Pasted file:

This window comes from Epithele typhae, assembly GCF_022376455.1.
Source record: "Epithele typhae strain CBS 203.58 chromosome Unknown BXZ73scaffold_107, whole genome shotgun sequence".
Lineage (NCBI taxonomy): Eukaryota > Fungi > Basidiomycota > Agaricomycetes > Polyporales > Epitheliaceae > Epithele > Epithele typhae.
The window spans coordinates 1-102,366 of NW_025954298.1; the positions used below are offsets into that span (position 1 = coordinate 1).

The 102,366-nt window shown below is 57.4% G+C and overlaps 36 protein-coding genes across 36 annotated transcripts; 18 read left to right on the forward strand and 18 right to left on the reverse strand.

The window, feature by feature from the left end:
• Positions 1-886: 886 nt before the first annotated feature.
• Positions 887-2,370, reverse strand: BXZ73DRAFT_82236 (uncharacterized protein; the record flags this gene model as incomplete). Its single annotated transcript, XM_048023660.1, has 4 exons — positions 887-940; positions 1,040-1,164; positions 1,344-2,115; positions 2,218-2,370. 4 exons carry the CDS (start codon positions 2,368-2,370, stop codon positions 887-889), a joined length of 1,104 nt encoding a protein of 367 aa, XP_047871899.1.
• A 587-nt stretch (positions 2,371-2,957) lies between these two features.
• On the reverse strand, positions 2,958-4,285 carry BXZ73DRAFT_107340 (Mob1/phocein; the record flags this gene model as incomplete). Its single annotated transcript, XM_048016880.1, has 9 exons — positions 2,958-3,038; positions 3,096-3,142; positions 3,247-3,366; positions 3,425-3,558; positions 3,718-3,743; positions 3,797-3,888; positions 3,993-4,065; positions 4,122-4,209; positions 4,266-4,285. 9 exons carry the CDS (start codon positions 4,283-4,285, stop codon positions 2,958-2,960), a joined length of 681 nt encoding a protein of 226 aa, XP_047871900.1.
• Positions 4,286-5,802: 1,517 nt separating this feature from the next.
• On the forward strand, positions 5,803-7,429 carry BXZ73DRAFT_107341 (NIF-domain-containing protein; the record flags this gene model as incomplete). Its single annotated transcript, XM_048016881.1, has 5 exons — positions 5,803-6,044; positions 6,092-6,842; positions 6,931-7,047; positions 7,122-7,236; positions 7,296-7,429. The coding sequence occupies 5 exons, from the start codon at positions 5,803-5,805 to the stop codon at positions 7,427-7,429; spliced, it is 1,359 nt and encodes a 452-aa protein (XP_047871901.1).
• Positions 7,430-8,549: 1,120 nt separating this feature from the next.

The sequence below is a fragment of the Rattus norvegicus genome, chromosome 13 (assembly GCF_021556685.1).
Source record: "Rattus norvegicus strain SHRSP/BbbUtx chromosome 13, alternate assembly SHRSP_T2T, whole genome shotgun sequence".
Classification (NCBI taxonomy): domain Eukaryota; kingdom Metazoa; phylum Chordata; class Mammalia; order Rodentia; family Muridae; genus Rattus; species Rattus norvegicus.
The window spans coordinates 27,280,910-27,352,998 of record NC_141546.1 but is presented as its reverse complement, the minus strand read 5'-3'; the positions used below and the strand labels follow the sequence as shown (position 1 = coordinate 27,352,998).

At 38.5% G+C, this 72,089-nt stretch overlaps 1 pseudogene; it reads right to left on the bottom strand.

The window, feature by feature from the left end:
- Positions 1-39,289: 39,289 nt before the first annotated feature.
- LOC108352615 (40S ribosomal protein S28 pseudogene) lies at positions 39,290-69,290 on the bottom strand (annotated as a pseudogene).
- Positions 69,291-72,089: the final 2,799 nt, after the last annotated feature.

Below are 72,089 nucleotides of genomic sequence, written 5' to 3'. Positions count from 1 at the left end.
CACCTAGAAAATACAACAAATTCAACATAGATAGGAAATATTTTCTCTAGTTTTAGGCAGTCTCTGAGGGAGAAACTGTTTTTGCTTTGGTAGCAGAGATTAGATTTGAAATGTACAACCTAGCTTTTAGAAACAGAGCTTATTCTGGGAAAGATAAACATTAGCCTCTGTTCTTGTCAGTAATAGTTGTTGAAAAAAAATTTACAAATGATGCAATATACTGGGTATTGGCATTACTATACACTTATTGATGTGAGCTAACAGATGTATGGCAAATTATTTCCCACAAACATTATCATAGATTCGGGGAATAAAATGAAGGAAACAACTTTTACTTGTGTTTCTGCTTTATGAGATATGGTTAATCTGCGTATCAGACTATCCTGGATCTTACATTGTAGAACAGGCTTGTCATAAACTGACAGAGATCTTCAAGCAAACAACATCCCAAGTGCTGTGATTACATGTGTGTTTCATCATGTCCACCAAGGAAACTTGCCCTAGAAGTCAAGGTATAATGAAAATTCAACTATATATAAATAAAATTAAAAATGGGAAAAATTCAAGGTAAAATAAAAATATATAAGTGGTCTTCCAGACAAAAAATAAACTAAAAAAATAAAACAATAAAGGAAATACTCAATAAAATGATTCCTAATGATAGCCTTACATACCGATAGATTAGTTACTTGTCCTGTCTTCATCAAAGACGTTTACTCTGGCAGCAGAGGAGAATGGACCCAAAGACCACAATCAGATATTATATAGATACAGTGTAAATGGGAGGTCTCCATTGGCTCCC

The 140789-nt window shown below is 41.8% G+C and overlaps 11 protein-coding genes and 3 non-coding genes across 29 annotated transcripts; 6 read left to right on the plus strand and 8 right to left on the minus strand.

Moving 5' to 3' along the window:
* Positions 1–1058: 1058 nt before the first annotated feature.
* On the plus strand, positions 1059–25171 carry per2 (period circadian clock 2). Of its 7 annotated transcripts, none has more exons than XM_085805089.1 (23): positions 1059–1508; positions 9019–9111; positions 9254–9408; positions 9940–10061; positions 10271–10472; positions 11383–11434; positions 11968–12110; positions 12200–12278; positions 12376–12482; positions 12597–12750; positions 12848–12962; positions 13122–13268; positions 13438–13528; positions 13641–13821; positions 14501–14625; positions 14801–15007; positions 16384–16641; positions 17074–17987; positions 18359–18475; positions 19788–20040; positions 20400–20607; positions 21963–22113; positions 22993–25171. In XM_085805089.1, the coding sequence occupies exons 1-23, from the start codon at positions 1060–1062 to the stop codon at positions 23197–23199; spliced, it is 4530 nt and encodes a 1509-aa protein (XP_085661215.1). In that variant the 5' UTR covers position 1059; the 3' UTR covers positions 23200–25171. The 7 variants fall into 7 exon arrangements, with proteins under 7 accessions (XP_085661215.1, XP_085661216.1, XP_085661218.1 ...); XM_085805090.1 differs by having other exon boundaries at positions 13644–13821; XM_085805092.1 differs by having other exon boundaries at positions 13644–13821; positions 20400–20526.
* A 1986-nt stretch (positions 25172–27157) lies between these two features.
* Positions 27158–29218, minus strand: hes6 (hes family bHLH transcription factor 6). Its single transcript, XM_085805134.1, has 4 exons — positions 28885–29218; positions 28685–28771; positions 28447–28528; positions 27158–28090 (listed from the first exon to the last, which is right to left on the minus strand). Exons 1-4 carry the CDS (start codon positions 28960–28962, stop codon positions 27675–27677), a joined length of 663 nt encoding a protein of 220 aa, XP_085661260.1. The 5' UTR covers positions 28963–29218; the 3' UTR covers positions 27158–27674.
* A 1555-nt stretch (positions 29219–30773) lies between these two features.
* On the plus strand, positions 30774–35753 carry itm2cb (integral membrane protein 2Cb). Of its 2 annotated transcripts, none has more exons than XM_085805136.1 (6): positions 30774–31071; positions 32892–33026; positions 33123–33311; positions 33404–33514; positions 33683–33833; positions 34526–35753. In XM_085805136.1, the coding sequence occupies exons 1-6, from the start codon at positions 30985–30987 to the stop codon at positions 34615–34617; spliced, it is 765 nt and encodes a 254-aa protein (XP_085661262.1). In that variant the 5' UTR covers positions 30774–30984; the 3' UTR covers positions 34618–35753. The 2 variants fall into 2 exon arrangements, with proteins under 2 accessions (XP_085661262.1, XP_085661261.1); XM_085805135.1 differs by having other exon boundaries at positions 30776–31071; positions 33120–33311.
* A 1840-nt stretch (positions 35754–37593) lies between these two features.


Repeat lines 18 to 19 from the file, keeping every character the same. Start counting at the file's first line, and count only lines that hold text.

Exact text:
At 38.5% G+C, this 72,089-nt stretch overlaps 1 pseudogene; it reads right to left on the bottom strand.

The window, feature by feature from the left end: